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Published: Tuesday, October 30, 2012, 12:01 a.m.

Local agencies take wait, watch approach on Sandy

EVERETT -- Superstorm Sandy slammed into the East Coast on Monday with 90 mph winds and flooding, and local agencies are watching closely to see how many people they might have to send to help.
The storm has the potential to cause as much damage as Hurricane Katrina, said Chuck Morrison, regional executive of the Snohomish County Chapter of the Red Cross.
"It wasn't the wind that killed the people with Katrina, it was the storm surge," he said.
As of Monday, the Snohomish County Red Cross sent one paid staff member and one volunteer to help. Jodie Andrew of Bothell, a paid Red Cross staff member who works as a government liaison, was headed to New York to work in an emergency operations center.
Volunteer Steve Taylor of Sultan, a transportation specialist, was on his way to New York City to help coordinate ways to move people around road closures and trouble spots, Morrison said.
The Red Cross could send more people soon, depending on how much havoc is wreaked by the storm, he said.
"We'll have to wait and see what all occurs the next couple of days," Morrison said.
In 2005, the Snohomish County Red Cross sent 175 volunteers to the New Orleans area to help with the aftermath of Hurricane Katrina, he said.
Sandy moved ashore Monday evening, the eye passing over New Jersey and 90 mph winds and high waves pounding much of the northeast coast. Atlantic City and other parts of the state were hit by flooding, and closures and evacuation notices were in effect across the Eastern Seaboard. Hurricane-force winds were predicted from Virginia to Massachusetts.
"It's just a really bad situation," said Steve Schmalz, a Mukilteo city councilman and Boston native. He and his wife, Christine, were keeping an eye on their East Coast friends and family, watching Facebook for updates.
The Washington National Guard had not received any requests for troops as of Monday afternoon, said Capt. Keith Kosik, a spokesman for the National Guard at Joint Base Lewis-McChord.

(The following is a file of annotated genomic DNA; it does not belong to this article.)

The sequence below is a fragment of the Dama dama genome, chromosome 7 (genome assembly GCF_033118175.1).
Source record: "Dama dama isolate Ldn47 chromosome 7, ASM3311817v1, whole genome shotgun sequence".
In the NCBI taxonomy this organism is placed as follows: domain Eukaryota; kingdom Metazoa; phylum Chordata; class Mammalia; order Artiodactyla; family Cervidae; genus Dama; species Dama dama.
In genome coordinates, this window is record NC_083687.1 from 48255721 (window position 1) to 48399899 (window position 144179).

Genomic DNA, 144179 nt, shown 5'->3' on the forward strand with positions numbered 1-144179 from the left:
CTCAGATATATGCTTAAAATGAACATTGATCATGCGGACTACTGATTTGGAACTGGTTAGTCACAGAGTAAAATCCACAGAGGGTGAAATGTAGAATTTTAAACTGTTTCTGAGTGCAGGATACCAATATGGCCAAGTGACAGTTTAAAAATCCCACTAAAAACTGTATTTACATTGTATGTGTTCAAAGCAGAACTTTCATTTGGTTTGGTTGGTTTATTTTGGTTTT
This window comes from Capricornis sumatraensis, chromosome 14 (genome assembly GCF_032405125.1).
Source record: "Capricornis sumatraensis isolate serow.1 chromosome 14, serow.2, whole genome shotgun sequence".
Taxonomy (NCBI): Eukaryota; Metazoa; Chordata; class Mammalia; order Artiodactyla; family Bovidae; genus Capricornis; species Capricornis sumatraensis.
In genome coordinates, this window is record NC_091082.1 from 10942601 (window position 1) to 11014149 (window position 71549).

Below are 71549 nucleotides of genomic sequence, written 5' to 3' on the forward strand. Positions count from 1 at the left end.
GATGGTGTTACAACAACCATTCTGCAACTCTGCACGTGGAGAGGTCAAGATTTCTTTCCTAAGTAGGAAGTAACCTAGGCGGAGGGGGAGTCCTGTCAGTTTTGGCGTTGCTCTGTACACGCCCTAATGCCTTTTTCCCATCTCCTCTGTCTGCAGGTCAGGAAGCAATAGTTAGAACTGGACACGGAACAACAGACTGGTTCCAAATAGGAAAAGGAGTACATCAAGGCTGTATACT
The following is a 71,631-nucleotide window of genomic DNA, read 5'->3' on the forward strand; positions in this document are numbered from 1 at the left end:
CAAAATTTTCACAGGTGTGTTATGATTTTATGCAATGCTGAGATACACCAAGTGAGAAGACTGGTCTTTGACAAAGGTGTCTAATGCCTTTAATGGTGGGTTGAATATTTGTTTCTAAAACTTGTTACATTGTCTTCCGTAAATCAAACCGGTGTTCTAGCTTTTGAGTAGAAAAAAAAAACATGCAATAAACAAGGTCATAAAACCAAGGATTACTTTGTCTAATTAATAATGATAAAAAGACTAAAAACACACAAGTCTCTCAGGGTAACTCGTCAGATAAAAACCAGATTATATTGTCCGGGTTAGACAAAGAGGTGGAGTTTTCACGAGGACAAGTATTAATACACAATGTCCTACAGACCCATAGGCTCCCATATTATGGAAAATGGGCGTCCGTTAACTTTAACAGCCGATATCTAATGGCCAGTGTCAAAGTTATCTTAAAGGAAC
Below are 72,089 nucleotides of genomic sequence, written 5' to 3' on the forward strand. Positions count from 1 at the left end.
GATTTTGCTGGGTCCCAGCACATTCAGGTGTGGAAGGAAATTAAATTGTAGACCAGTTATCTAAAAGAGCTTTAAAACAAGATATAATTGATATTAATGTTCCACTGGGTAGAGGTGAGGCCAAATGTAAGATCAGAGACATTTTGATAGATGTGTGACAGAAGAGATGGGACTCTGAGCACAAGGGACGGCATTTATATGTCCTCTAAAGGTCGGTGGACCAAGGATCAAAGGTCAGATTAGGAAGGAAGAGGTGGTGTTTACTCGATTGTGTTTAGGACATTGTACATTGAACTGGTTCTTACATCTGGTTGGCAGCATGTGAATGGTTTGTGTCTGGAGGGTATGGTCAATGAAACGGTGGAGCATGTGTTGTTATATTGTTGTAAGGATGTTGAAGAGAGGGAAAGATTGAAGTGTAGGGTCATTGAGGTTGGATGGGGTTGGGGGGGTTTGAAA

The state's Emergency Management Division, a sister agency of the National Guard, sent two staff members to Baltimore to work in the emergency operations center there, Kosik said.
The Snohomish County Public Utility District sent crews to Ferry County, Wash., in July to help repair power lines after a windstorm but won't be sending anyone to the East Coast, spokesman Neil Neroutsos said. Crews in the east have been trained differently and use different methods to repair lines, he said.
Schmalz has a sister in Philadelphia and many more friends in the area. He was confident they were taking the proper precautions, but still was concerned about power outages and that the slow pace of the storm could mean more rain, wind and damage in a concentrated area.
Bill Sheets: 425-339-3439; sheets@heraldnet.com.
How to help
To donate go to www.redcross.org, call 800-RED CROSS (800-733-2767) or text the word REDCROSS to 90999 to make a $10 donation.
The donation goes toward shelter, food, emotional support and other assistance for those affected.
Contributions may also be sent to the Snohomish County Red Cross at 2530 Lombard Ave., Everett, WA 98201-3026 or the American Red Cross, P.O. Box 37243, Washington, D.C. 20013.
Story tags » FloodRelief & Aid OrganizationsHurricane

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